At the Neil Armstrong Academy in West Valley, Robin Farnsworth believes that students learn best when they discover how to solve problems on their own. Her third graders become so engrossed in their projects -- from creating planetarium to programming Lego robots -- that they groan when she announces it's time for recess.
Chris Humbert was an architect who designed Olympic venues in Park City. Now, he uses his architectural background to help his students at Kearns Junior High learn the engineering process. His 7th graders design bridges, eco-friendly cities, and farms while his 8th graders learn to design and build wooden race cars.
Even the sixth grade is not too early to begin providing students with hands on, real-world projects. At Shelley Elementary in the Alpine School District, Brandon Engles' students are working with NASA to make their own discoveries by learning to think like scientists.
Charlie Matthews is a teacher in the Park City School District Center for Advanced Professional Studies (PCCAP). His engineering students tackle real-world projects with a solar power company, an architectural firm, and other local businesses. They've engineered ski equipment for disabled veterans and designed a music app for Alzheimer's patients. Some graduates have already started their own companies.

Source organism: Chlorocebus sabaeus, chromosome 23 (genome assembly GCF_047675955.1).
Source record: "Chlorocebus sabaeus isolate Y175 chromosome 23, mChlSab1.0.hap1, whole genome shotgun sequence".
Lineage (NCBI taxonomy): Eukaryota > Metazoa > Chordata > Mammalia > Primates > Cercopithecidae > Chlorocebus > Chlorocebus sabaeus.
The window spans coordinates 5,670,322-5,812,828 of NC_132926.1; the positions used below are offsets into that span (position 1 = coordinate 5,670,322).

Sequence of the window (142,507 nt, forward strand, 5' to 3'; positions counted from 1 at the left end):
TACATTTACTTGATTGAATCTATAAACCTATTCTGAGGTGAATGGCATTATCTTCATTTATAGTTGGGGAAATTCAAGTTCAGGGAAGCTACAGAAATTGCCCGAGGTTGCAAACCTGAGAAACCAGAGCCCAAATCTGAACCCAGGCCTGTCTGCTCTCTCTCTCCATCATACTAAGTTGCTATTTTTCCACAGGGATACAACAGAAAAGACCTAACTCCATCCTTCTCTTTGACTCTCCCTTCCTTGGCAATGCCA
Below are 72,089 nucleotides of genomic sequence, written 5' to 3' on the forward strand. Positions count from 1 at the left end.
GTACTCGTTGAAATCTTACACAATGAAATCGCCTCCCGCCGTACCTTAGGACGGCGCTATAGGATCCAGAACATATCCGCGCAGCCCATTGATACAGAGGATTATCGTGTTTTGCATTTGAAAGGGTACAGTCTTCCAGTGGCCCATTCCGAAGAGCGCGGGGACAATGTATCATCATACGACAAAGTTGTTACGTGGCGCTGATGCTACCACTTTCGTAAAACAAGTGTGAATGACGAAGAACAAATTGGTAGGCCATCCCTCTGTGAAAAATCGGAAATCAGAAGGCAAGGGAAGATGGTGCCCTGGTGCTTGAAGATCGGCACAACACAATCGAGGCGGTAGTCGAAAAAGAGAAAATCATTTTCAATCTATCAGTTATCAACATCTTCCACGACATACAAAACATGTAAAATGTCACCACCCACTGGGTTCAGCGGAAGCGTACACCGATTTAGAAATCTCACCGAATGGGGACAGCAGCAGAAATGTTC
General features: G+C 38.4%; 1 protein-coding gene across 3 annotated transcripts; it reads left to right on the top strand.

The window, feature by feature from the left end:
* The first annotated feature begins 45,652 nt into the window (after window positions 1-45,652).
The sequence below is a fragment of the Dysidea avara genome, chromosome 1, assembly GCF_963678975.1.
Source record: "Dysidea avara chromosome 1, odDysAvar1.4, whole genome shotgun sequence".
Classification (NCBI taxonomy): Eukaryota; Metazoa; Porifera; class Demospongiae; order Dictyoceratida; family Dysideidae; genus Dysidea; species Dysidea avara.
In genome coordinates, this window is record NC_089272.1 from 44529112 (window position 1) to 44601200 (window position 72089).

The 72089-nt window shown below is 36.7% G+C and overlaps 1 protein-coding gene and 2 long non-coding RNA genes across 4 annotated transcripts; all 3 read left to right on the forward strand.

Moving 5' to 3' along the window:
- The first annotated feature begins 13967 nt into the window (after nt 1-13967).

At American Fork High School, Wendy Frazier-Snyder prepares her students for careers in a digital world by engaging them in cutting edge technology. Through self-directed, hands-on projects, students learn online newspaper production, Photoshop, photojournalism, and more.
Innovation in the classroom helps students master content while producing, synthesizing, and evaluating information from a wide variety of subjects and sources. Students demonstrate 21st century learning skills, the three Rs and the four Cs: critical thinking, creativity, communication, and collaboration. Innovation in the classroom is student driven, engages learners, and provides unique opportunities otherwise unattainable. Innovative teachers are trying something new, infusing passion into learning, tapping into students’ ideas, and using innovative tools to improve student learning.
The five educators above are being honored this year for their classroom innovation, originality, and creativity; application of 21st century learning skills; student engagement; and student learning.